The weekend of May 17th, I went up to Muse Mountain for a writer’s retreat as a day tripper. Anna DeStefano was there to do her workshops on planning and character, drafting, and revisions. It was the revision one that caught my attention. Revision for me is the dreaded task. I know it must be done, but I was clueless where to start.
I’ve explored this topic before. I’ve purchased craft books, read blogs and tried to do it myself. I fixed grammar, added commas and checked my dialog tags. Still the story didn’t shine. It was sagging in the middle. I had a lot to learn about revisions. Continue reading
Today we welcome Collette Cameron whose debut novel Highlander’s Hope will be released in May. Thank you for joining us Collette. Tell us about yourself and how you got into writing.
I’m so excited to be here today! Thanks for hosting me. I’m one of those girly-girls. You know, the ones that like lots of frou-frou, lace, flowers, and anything remotely related to romance. Yes, I collect tea cups and teapots amongst other things like vintage tins.
I’m a teacher, editor, and certified interior decorator, but writing is what I’m completely enamored with—other than the hubby of thirty years, three adult kiddos and my dachshunds.
I’ve read romance for years, (decades to tell the truth) and on a whim, decided to try my hand at writing a romance novel. I had time as a substitute teacher, and with my children grown, I found myself with time to fill. Though I do have several hobbies, I was looking for something different, challenging and yet fulfilling.
I found it when I started writing. I finished Highlander’s Hope in six months. After two title changes and massive rewriting and cuts (it was originally 156,000 words and is now 84,000) I was ready to submit. Continue reading
I have an early morning routine. Every morning between 5:30 and 6:00 am, I sit down with my first cup of coffee and start my twitter browsing and posting to Facebook to share with the RWA Special Interest Group the Beau Monde.
I post links to blogs about writing, history, fashion and other things of interest to those who write Regency Historical romances. I constantly get asked how I find all the different things I’ve found and I thought I’d blog about it. Continue reading
Please help me welcome Robin Weaver to the tearoom. Robin and I are part of Carolina Romance Writers, an RWA Chapter in Charlotte, NC. Robin and I also have that IT career thing going on in our day jobs.
Robin, welcome to the tearoom. Please tell us about yourself and what you write.
Although I’m happy to be living in the south again, I’m a long way from my childhood home in Tupelo, Mississippi. One day—in that very rural settings with cotton fields in the background and the ever-present hum of insects, my grandmother said something that made a profound impact on my life.
“If you don’t stop telling stories, the devil will come up through that ground and get you with his pitchfork.” Continue reading
You guys are so lucky. I had this maudlin post written that I just couldn’t get to work. It was pathetic. A couple of weeks ago, Erica suggested we have Emma as a debut author and here she is!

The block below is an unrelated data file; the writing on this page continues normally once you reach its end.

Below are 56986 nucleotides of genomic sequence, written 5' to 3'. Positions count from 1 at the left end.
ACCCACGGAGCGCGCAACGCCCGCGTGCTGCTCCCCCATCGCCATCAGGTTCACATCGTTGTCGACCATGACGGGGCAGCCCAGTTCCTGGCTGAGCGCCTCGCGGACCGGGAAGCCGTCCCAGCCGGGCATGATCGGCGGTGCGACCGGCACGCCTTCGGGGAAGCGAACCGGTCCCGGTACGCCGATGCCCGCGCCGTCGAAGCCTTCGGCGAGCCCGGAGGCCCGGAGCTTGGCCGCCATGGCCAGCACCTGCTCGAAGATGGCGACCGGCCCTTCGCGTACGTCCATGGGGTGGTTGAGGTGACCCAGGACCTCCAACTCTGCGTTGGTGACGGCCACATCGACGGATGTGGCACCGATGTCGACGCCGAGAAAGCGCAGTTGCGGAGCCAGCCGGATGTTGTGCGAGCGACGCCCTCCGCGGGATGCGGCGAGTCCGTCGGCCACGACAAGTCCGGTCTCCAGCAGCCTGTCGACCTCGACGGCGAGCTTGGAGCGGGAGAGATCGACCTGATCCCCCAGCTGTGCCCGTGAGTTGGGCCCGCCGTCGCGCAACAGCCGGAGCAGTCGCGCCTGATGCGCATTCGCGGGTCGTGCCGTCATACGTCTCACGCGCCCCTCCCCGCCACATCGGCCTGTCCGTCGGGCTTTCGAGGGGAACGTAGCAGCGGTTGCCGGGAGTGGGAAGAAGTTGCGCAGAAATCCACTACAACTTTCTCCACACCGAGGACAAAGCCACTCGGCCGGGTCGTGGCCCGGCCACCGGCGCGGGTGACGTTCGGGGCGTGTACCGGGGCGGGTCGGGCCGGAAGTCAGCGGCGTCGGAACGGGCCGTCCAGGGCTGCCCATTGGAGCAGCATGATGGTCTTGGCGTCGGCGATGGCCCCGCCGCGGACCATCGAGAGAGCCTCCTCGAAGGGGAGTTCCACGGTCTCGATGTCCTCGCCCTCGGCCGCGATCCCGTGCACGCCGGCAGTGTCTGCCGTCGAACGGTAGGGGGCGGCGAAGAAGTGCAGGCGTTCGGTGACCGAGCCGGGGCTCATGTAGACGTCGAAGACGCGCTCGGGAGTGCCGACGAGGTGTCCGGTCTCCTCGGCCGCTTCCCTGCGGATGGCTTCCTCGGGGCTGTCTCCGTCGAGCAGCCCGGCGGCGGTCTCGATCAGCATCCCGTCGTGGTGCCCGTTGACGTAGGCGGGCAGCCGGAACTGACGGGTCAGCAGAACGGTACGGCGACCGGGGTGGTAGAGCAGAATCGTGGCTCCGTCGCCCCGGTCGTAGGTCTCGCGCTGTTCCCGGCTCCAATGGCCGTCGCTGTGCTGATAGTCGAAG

Emma, I’m so glad you’re here with us on Teatime Romance! Tell us about yourself and what you write.
Hi everyone! Thank you so much for having me at Teatime Romance. I’ve been looking in the window wistfully for awhile now, so it’s nice to be invited to sit at the table!
I’m Emma Locke, and I am a newbie author. I started writing Regency-set historical romance in 2004 and I haven’t been able to stop since. The fact is I’ve tried, since I do have a really fun day job and sometimes I wonder why I torture myself making time for both. But no matter how logical it sounds to settle down and focus on my regular job, I can’t quite quit this writing thing. I’m addicted to the incredible high that comes after crafting a sentence that perfectly captures the emotion and information that should be conveyed to the reader. I also adore my characters and can’t ignore their cries for attention. And I’m pretty sure I will never tire of staring at the beautiful cover of a shiny new romance! Continue reading
Amy here. I had to take a mandatory class in Culture change at work. It covered a business theory on how we handle change and the stages we go through to adjust to massive changes. It’s called the Change Curve. During that training I had an epiphany. Why couldn’t this “change curve” be integrated into the character development of my current work in progress?
I started taking notes. How would my characters react to this or that? Are they reacting normally or normal enough that my readers identify with them?
What’s a change curve? Everyone goes through it: the highs and lows of dealing with change. Management classes teach it as a way of managing staff through large changes like out-sourcing or organizational changes. It’s also known as the grief curve. Continue reading
Amy here. I don’t do many blogs on the writing craft. I feel I have so much more to learn that I could ever give back, but when I heard the word “trope” I knew I’d have to say something about it.
Earlier this month, Cynthia Cooke presented a workshop for our local RWA chapter on tropes, log lines, and high concept. I had heard of log lines and high concepts, but trope? What the heck is a trope? Off to Google I went. A trope is a figure of speech. So? What does that have to do with writing? Well it can help a lot. Tropes are also known as hooks.
Hooks are good things. They pull the reader into the story. You don’t have to have just one, but a couple will work too. Saggy middle? You might be able to fix it with a hook. Cynthia gave us a website that I’ve been having fun with called tvtropes.org. This is a wiki site of all the different tropes in TV shows. It has a special section on Romance novels, but I’ve been having fun with all the different varieties of tropes. This is great for brainstorming for your plot. Continue reading